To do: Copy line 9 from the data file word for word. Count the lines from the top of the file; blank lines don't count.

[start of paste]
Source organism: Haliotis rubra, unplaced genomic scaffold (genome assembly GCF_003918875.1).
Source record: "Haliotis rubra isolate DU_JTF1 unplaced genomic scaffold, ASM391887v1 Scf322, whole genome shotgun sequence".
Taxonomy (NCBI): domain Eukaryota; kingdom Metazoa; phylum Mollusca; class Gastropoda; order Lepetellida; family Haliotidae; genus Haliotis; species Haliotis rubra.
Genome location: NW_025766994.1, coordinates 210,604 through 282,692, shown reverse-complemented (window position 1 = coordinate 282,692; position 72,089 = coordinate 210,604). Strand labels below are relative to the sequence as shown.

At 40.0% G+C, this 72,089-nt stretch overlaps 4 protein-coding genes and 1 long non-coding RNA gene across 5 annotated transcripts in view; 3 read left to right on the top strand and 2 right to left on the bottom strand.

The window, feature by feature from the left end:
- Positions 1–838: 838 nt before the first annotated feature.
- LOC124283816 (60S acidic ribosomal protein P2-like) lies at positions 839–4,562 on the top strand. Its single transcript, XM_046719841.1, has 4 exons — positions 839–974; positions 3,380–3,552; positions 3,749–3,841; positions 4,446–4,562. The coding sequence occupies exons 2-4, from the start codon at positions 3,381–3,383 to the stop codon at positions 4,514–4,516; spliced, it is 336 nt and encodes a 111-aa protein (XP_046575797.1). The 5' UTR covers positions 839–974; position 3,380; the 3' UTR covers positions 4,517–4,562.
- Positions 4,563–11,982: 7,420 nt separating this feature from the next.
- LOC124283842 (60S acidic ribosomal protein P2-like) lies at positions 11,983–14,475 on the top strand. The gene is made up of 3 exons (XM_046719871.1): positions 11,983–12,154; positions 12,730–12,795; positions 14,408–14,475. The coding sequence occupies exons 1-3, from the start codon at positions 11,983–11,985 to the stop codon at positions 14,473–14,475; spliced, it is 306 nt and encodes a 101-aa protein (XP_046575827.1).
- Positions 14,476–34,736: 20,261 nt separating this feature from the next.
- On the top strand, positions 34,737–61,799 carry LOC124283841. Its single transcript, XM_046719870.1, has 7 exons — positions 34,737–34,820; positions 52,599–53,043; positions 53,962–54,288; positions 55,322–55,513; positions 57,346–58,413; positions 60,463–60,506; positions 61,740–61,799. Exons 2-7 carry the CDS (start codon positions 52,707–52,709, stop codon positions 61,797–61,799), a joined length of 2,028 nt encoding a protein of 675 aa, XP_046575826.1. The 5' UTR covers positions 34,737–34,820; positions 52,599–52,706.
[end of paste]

- Positions 4,563–11,982: 7,420 nt separating this feature from the next.